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S&S Swan Maintenance - Remakin the skeg on Swan 38
23 August 2020 - 19:38
Join Date: 21 August 2020
Posts: 5

Remakin the skeg on Swan 38


I am proudly the new owner of Garuda 38/051

I bouht her when she was on the hard and when it came to launch her, some water was coming in, right at the top of the skeg.

The only thing that the surveyor spoted before purchase was a broken blister on the side of the skeg.

It's a long story and I'll try to be short, but I've seen on thisforum that many people have faced some issues around skeg and rudder.  And I'd like to share my experience to help people understand what can happen in this area.

At some point, the boat was damaged (reversing into something, got hit by a car while on the hard or whatever).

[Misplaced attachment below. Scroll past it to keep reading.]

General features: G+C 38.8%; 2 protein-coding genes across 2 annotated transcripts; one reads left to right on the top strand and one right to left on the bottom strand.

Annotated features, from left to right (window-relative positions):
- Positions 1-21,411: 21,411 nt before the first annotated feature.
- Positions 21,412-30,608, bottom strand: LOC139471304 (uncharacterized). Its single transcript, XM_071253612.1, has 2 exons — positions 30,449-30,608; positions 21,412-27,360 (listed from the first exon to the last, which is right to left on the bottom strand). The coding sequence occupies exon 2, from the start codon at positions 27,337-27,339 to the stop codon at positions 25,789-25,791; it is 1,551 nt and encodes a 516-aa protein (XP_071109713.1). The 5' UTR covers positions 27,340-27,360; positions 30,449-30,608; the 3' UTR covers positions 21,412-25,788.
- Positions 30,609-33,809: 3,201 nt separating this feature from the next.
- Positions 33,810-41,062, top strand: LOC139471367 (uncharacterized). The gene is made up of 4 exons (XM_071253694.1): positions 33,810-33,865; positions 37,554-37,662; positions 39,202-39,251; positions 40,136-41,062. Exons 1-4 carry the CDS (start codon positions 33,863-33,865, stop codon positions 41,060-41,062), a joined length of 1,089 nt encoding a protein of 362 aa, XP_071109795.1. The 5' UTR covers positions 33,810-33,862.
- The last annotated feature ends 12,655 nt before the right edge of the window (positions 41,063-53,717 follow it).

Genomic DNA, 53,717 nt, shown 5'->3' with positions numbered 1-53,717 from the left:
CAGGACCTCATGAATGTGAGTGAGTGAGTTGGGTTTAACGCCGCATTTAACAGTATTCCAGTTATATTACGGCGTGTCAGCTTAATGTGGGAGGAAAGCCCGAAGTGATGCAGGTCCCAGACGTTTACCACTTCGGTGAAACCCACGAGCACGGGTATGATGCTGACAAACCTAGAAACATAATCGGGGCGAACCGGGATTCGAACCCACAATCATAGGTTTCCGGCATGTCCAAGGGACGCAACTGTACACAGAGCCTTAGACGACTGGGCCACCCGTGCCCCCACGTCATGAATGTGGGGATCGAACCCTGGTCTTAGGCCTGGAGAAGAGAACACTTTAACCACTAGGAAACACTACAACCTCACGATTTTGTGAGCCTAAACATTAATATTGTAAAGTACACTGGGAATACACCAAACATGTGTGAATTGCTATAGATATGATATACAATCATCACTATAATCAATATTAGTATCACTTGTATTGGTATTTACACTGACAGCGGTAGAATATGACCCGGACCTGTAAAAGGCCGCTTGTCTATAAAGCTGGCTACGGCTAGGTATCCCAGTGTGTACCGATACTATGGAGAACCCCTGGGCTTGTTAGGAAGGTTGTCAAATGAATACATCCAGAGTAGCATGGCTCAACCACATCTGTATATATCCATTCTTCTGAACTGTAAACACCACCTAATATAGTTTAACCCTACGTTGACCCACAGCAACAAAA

This has weakened the skeg and make a break near the rudder glange.  The water started infiltrating the fiber, then the foam above the rudder blade and in the skeg. The foam got full of water and craked.  This opened the fiberglass "cap" which covers the foam above the skeg and connect the two hull halves.

This is where the water was coming in when I launched the boat. 

This issue has obviously been there for some times as some attempts to fix it has been made.

I have now no choices but to remake the skeg completely as it is now too weak to take the rudder load. 

I have grinded all rotten and loose fiber and bad looking areas. I ripped the skeg in half

I am planning to fully relaminate the skeg (no foam) one halfe at the time so I can keep the shape with the old hafl.

I'm just not so sure how to remake the area obove the rudder, where the shaft is going through the hull.

Some advice would be much appreciated.

Many thanks,



Inside the skeg

Where the water was coming in

Around rudder shaft

26 August 2020 - 08:54
Join Date: 02 January 2008
Posts: 1547

Dear Raphael